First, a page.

Funding for the entire Kansas court system has been in jeopardy. But Attorney General Derek Schmidt has now obtained a court order that prevents the judiciary from having its funding cut off, at least for a while. KPR's J. Schafer explains.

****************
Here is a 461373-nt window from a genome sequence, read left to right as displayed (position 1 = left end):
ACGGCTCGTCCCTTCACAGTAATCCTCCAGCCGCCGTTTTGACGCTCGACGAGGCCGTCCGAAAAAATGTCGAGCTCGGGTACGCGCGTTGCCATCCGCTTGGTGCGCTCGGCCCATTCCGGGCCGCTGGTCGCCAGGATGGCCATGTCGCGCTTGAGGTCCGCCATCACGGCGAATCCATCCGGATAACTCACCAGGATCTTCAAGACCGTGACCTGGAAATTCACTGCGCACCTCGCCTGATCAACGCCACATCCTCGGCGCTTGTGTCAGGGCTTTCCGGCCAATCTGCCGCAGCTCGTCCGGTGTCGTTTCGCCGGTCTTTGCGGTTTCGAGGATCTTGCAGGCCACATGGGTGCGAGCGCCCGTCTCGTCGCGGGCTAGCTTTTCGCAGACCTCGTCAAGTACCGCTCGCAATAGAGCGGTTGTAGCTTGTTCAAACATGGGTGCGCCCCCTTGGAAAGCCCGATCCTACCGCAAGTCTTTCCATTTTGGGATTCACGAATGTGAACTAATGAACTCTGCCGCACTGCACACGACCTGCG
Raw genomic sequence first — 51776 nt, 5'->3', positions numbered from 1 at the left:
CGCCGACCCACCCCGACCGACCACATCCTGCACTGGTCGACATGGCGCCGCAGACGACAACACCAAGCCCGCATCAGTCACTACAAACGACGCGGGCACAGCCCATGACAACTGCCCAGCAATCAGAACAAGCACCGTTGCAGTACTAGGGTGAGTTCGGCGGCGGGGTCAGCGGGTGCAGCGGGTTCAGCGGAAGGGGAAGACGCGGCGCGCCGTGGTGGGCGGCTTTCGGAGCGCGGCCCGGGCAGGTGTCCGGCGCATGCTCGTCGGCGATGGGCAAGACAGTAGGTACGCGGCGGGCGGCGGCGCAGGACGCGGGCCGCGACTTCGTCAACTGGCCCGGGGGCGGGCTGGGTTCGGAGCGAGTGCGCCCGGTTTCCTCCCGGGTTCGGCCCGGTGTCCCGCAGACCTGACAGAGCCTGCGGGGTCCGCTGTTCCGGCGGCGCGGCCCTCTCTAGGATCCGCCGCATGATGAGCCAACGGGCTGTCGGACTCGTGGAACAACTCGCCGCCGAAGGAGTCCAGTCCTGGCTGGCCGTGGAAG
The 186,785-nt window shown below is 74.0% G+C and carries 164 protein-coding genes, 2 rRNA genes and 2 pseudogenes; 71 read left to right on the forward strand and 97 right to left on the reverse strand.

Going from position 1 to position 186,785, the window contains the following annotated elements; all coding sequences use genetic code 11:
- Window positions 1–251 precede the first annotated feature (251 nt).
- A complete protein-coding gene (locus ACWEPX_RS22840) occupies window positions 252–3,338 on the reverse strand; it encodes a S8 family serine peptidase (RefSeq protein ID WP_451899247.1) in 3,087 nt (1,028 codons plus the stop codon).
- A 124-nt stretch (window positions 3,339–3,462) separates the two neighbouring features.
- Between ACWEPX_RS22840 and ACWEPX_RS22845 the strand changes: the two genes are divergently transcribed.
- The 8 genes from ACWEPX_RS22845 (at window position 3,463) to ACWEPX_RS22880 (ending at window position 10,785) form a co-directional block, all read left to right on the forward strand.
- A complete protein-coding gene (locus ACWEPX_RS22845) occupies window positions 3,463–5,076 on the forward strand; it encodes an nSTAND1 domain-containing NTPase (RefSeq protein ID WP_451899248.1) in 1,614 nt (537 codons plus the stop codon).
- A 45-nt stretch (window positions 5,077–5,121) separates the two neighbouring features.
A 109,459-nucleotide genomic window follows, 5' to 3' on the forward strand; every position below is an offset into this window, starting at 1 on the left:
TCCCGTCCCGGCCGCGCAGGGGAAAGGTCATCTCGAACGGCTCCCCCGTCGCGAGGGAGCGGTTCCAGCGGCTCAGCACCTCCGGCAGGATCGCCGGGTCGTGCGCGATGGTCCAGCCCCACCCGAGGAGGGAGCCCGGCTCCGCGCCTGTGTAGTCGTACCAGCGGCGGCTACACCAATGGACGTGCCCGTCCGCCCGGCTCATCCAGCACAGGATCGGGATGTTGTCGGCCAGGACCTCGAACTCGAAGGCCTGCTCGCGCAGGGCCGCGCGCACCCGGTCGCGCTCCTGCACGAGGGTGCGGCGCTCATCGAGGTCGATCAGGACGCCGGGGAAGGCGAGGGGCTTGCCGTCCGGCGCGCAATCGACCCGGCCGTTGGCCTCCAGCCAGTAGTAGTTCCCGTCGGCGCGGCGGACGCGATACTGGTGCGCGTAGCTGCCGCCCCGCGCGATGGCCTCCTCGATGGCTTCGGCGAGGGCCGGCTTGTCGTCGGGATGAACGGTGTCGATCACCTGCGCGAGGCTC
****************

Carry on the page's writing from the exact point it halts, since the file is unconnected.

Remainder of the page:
First, some background: the Kansas Legislature passed a law that took power away from the Kansas Supreme Court by changing the way local chief judges are selected. The Supreme Court used to make those decisions but under this law, that power was transferred to local judges. But then, state lawmakers went a step further, effectively telling the high court that if this new method of selecting judges was struck down by the court... the entire judicial branch of government would lose all of its funding. A district judge did, in fact, strike down that law - which would have triggered the de-funding of the Kansas court system. But Attorney General Derek Schmidt intervened. This week, he filed a petition (and was granted an injunction) which basically prevents the courts from shutting down -- at least until mid March of next year. By then, lawmakers will be back in session and can decide whether they really want to go through with shutting down the entire judicial branch of government over something as seemingly small as the method by which local chief judges are selected. I'm J. Schafer.